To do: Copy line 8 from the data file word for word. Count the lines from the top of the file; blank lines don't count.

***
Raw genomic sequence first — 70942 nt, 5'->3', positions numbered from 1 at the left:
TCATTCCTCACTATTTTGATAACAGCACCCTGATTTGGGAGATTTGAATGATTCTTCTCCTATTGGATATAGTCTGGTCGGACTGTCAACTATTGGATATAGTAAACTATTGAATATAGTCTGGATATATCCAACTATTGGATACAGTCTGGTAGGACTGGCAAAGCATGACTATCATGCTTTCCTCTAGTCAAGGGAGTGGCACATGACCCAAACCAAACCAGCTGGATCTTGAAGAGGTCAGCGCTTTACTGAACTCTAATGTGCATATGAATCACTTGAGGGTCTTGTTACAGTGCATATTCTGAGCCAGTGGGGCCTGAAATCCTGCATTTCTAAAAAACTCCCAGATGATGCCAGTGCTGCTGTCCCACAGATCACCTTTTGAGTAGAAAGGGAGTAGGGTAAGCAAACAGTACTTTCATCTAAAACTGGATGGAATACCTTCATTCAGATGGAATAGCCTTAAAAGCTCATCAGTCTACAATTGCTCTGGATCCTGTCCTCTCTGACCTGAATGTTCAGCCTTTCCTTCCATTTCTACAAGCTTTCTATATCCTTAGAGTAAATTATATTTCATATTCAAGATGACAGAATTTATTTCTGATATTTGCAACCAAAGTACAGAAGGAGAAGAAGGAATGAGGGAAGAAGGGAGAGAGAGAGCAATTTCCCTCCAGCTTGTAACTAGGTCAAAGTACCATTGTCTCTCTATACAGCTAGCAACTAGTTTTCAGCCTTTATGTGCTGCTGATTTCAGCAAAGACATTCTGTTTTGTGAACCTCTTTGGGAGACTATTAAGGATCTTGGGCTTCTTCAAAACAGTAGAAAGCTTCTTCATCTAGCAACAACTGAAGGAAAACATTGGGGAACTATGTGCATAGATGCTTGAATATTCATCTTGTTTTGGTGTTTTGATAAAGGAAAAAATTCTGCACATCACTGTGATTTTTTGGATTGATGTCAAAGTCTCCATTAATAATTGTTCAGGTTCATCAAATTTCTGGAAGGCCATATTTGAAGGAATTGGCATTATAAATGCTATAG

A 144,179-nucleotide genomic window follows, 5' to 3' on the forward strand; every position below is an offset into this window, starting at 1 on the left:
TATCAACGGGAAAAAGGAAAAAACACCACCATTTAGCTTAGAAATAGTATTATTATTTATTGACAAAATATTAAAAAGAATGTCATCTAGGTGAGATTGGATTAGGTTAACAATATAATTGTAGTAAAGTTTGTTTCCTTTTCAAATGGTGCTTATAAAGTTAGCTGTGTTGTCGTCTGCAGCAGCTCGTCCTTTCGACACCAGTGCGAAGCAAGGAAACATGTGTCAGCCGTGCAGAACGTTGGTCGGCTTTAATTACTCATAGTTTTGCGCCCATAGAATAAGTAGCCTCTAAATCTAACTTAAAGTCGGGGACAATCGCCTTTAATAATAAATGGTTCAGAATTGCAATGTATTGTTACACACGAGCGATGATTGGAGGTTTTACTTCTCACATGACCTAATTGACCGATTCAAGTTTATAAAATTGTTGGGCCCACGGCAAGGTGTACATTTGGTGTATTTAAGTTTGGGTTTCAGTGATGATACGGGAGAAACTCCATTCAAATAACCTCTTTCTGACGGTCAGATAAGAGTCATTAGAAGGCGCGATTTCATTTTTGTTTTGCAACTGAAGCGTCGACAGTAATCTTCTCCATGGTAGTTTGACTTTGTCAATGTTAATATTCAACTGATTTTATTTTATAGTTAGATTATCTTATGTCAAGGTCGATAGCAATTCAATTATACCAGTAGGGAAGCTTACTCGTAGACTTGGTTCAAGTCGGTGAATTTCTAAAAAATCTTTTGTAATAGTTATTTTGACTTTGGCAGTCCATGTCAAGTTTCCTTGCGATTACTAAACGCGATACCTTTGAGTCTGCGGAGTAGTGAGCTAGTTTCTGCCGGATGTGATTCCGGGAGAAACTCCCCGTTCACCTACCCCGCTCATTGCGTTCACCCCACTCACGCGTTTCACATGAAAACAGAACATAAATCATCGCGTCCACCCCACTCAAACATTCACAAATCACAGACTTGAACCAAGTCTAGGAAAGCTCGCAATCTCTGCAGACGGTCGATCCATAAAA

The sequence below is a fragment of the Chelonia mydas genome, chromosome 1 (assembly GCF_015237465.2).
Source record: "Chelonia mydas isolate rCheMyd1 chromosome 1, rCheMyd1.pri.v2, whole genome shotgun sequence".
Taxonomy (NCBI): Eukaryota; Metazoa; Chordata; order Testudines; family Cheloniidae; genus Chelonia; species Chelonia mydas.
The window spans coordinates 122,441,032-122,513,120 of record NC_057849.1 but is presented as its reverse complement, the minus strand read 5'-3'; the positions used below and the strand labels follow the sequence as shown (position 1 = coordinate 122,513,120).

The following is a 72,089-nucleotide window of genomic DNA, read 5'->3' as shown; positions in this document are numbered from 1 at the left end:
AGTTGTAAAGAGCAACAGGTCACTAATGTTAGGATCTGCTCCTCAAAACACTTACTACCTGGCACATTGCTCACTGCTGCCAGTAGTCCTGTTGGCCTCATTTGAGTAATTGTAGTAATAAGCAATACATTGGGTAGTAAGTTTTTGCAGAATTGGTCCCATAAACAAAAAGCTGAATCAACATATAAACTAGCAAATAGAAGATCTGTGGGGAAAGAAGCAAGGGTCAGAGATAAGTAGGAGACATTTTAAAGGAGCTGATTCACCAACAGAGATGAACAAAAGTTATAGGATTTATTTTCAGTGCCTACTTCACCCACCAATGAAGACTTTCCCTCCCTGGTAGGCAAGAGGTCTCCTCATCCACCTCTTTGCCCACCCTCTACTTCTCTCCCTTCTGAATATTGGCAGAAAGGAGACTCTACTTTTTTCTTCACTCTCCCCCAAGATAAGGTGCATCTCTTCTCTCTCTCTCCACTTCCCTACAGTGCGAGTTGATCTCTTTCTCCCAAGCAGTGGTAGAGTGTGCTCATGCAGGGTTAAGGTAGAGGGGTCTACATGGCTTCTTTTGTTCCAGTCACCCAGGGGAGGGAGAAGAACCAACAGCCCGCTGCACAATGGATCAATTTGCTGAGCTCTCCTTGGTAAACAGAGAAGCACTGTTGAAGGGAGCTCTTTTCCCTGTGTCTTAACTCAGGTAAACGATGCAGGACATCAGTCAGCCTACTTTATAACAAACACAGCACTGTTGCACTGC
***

The window spans coordinates 122,441,032-122,513,120 of record NC_057849.1 but is presented as its reverse complement, the minus strand read 5'-3'; the positions used below and the strand labels follow the sequence as shown (position 1 = coordinate 122,513,120).